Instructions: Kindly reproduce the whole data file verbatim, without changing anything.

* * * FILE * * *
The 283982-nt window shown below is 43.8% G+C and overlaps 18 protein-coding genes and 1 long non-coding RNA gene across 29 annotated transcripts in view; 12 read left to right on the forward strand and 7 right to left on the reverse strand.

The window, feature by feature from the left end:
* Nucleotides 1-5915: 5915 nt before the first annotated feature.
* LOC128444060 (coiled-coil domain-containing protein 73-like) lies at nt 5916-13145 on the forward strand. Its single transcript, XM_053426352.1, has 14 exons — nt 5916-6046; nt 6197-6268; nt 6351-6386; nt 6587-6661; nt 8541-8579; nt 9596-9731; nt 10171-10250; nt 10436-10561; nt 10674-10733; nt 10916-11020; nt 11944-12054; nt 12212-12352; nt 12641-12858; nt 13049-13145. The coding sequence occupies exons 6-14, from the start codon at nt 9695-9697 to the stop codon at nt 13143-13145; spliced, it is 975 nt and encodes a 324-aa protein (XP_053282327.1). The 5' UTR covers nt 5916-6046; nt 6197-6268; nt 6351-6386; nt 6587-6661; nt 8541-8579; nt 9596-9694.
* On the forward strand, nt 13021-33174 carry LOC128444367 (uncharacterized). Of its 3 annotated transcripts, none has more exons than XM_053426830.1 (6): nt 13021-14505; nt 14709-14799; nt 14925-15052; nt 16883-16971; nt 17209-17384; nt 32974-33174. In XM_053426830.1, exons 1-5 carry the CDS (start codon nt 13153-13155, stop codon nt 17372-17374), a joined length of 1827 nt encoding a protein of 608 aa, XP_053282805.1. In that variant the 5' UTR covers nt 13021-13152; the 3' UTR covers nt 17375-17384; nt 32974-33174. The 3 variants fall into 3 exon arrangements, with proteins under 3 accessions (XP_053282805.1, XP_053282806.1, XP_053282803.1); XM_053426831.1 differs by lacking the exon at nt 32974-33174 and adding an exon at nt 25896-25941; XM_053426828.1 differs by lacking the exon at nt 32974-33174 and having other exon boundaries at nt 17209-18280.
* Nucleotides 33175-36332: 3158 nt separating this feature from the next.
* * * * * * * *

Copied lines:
The 283982-nt window shown below is 43.8% G+C and overlaps 18 protein-coding genes and 1 long non-coding RNA gene across 29 annotated transcripts in view; 12 read left to right on the forward strand and 7 right to left on the reverse strand.

The window, feature by feature from the left end:
* Nucleotides 1-5915: 5915 nt before the first annotated feature.
* LOC128444060 (coiled-coil domain-containing protein 73-like) lies at nt 5916-13145 on the forward strand. Its single transcript, XM_053426352.1, has 14 exons — nt 5916-6046; nt 6197-6268; nt 6351-6386; nt 6587-6661; nt 8541-8579; nt 9596-9731; nt 10171-10250; nt 10436-10561; nt 10674-10733; nt 10916-11020; nt 11944-12054; nt 12212-12352; nt 12641-12858; nt 13049-13145. The coding sequence occupies exons 6-14, from the start codon at nt 9695-9697 to the stop codon at nt 13143-13145; spliced, it is 975 nt and encodes a 324-aa protein (XP_053282327.1). The 5' UTR covers nt 5916-6046; nt 6197-6268; nt 6351-6386; nt 6587-6661; nt 8541-8579; nt 9596-9694.
* On the forward strand, nt 13021-33174 carry LOC128444367 (uncharacterized). Of its 3 annotated transcripts, none has more exons than XM_053426830.1 (6): nt 13021-14505; nt 14709-14799; nt 14925-15052; nt 16883-16971; nt 17209-17384; nt 32974-33174. In XM_053426830.1, exons 1-5 carry the CDS (start codon nt 13153-13155, stop codon nt 17372-17374), a joined length of 1827 nt encoding a protein of 608 aa, XP_053282805.1. In that variant the 5' UTR covers nt 13021-13152; the 3' UTR covers nt 17375-17384; nt 32974-33174. The 3 variants fall into 3 exon arrangements, with proteins under 3 accessions (XP_053282805.1, XP_053282806.1, XP_053282803.1); XM_053426831.1 differs by lacking the exon at nt 32974-33174 and adding an exon at nt 25896-25941; XM_053426828.1 differs by lacking the exon at nt 32974-33174 and having other exon boundaries at nt 17209-18280.
* Nucleotides 33175-36332: 3158 nt separating this feature from the next.